FERS & CSRS Disability Retirement for Federal and USPS Workers: OWCP Dilemma

Benefits received through FECA (Federal Employees’ Compensation Act), administered through the Department of Labor and otherwise known under the acronym of OWCP, provide for temporary total disability compensation during the time that a Federal or Postal employee is injured and is unable to go back to one’s former job.

It pays well.  The problem, often, however, is that it pays well enough just to maintain a person to prevent him or her from drowning.  This dilemma is highlighted by the fact that a Federal or Postal employee who is receiving OWCP benefits (scheduled awards excepted) is unable to work at a job (with some exceptions regarding a person who had already been employed at a second job when injured at his primary vocation) or receive additional earned income.

Federal Disability Retirement benefits, on the other hand, whether under FERS or CSRS, allows for earned income up to 80% of what one’s former position currently pays.

While the Federal or Postal worker is allowed to concurrently file for, and get approved, both Federal OWCP benefits as well as FERS or CSRS Disability Retirement benefits, if both are approved, you must choose between one or the other approved benefit, and allow the unchosen one to remain inactive.

While FERS & CSRS Disability Retirement benefits, filed and obtained through the U.S. Office of Personnel Management, pays less than OWCP benefits, it is the added advantage of being able to work at another vocation which makes it more attractive.

It is like the difference between a shipwrecked victim who can hang onto a small floating device as opposed to a raft with oars; while the former allows for survival, it is the latter which will ultimately take one to the destination of final fruition.


Robert R. McGill, Esquire

Medical Retirement for Federal Workers: Taking the Longer View

The converse viewpoint of the short-sale, or short-term view, is the obvious:  to look to one’s future with a long-term view, which often takes self-discipline in ignoring the short-term gain.  In preparing, formulating and filing for Federal Disability Retirement benefits from the U.S. Office of Personnel Management, whether under FERS or CSRS, it is often difficult to disregard the attraction of OWCP payments, and to instead plan for one’s future by opting for Federal Disability Retirement benefits from OPM.

Under FECA/DOL, OWCP pays 75% of one’s Federal or Postal salary tax free (if one has dependents), and 66 2/3% without dependents.  That is a sizable compensatory attraction.  However, with limited exceptions, when one is under the thumb of OWCP, you:  A.  Cannot work at another job, B.  Must do what OWCP says in order to continue the benefit, C.  Must be careful, as the watchful eye, especially in the form of a video camera, may be anywhere and everywhere, and D. Will likely be subjected to second and third opinion doctors, as well as a nursing case manager, to try and expedite your return to your job.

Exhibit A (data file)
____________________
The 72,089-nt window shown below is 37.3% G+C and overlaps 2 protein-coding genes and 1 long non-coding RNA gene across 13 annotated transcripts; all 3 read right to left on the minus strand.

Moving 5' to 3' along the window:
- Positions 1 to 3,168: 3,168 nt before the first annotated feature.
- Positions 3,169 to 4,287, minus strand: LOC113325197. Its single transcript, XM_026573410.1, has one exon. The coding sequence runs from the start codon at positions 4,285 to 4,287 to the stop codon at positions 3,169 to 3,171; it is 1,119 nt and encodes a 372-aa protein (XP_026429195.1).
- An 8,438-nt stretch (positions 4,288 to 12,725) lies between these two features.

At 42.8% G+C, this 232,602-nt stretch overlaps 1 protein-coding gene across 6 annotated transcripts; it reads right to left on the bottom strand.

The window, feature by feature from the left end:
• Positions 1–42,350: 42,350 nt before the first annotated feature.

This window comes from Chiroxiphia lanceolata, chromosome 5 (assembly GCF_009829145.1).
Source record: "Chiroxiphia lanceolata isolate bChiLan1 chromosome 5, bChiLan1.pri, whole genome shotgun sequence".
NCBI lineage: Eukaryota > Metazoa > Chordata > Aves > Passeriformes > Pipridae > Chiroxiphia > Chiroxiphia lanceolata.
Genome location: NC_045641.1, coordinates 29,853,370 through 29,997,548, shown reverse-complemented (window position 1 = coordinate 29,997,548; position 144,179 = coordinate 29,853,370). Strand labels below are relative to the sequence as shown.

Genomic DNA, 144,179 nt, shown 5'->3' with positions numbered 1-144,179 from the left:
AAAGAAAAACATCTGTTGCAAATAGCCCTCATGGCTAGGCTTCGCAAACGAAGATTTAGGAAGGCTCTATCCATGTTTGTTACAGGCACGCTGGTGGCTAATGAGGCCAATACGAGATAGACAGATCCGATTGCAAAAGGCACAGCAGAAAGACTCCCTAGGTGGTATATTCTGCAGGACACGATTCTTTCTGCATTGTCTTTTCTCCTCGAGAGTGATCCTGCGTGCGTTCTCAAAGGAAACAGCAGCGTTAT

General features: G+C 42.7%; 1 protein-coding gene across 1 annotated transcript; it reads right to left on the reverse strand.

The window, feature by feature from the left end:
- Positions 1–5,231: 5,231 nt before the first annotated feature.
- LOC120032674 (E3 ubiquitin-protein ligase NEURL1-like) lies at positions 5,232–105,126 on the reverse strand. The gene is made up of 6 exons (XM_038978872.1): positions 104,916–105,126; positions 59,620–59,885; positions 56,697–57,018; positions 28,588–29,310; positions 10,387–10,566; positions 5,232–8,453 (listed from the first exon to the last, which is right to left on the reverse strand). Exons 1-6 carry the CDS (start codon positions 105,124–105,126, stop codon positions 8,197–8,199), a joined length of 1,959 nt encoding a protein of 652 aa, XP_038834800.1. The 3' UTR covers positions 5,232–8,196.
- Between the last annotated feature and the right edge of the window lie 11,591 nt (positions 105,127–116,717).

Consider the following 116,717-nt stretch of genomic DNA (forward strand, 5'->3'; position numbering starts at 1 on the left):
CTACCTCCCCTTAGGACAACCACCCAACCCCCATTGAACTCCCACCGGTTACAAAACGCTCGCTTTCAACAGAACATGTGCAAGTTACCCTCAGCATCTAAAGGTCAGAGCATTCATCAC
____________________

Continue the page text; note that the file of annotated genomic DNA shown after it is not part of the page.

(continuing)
Ultimately, OWCP is not a retirement system, and the job of the Department of Labor is to get you back to your former job as quickly as possible.  OPM Disability Retirement, on the other hand, is a compensatory system whereby one is encouraged to go out and begin anew.  The long-term view is often the harder road to take; it is, however, meant to reward one for a lifetime, as opposed to a momentary and fleeting memory which will end soon enough.


Robert R. McGill, Esquire

OWCP & OPM Future Reviews

There are horror stories:  of people on “disability” who are watched and video-taped, and after having 500 hours of taping, it is edited to show that, within a 2-minute period, it is revealed that you can indeed perform physical feats which your medical disability should restrict.

As an attorney who receives daily inquiries concerning Federal Disability Retirement benefits under FERS & CSRS, people relate such fears to me.  However, I am quick to remind such callers on two (2) matters:  First, such stories relate almost exclusively to Federal OWCP cases, which have nothing to do with Federal Disability Retirement under FERS or CSRS, and Second, the people I represent have legitimate medical conditions which impact and prevent one from performing one or more of the essential elements of one’s job.

There is also an additional Third element in the issue, Federal Disability Retirement annuitants are allowed, under the law, to go out and get another job, and to work and make up to 80% of what his or her former position currently pays.

Now, obviously, any such job should be essentially different, in many ways, from the former job.  But the point is that the medical disability under FERS or CSRS is intimately wedded to a particular job, and the inability to perform the essential elements of that particular job.  That is where the difference lies between Federal Disability Retirement rules under FERS & CSRS and OWCP cases — the former allows one to continue to remain productive in the workplace; the other does not.


Robert R. McGill, Esquire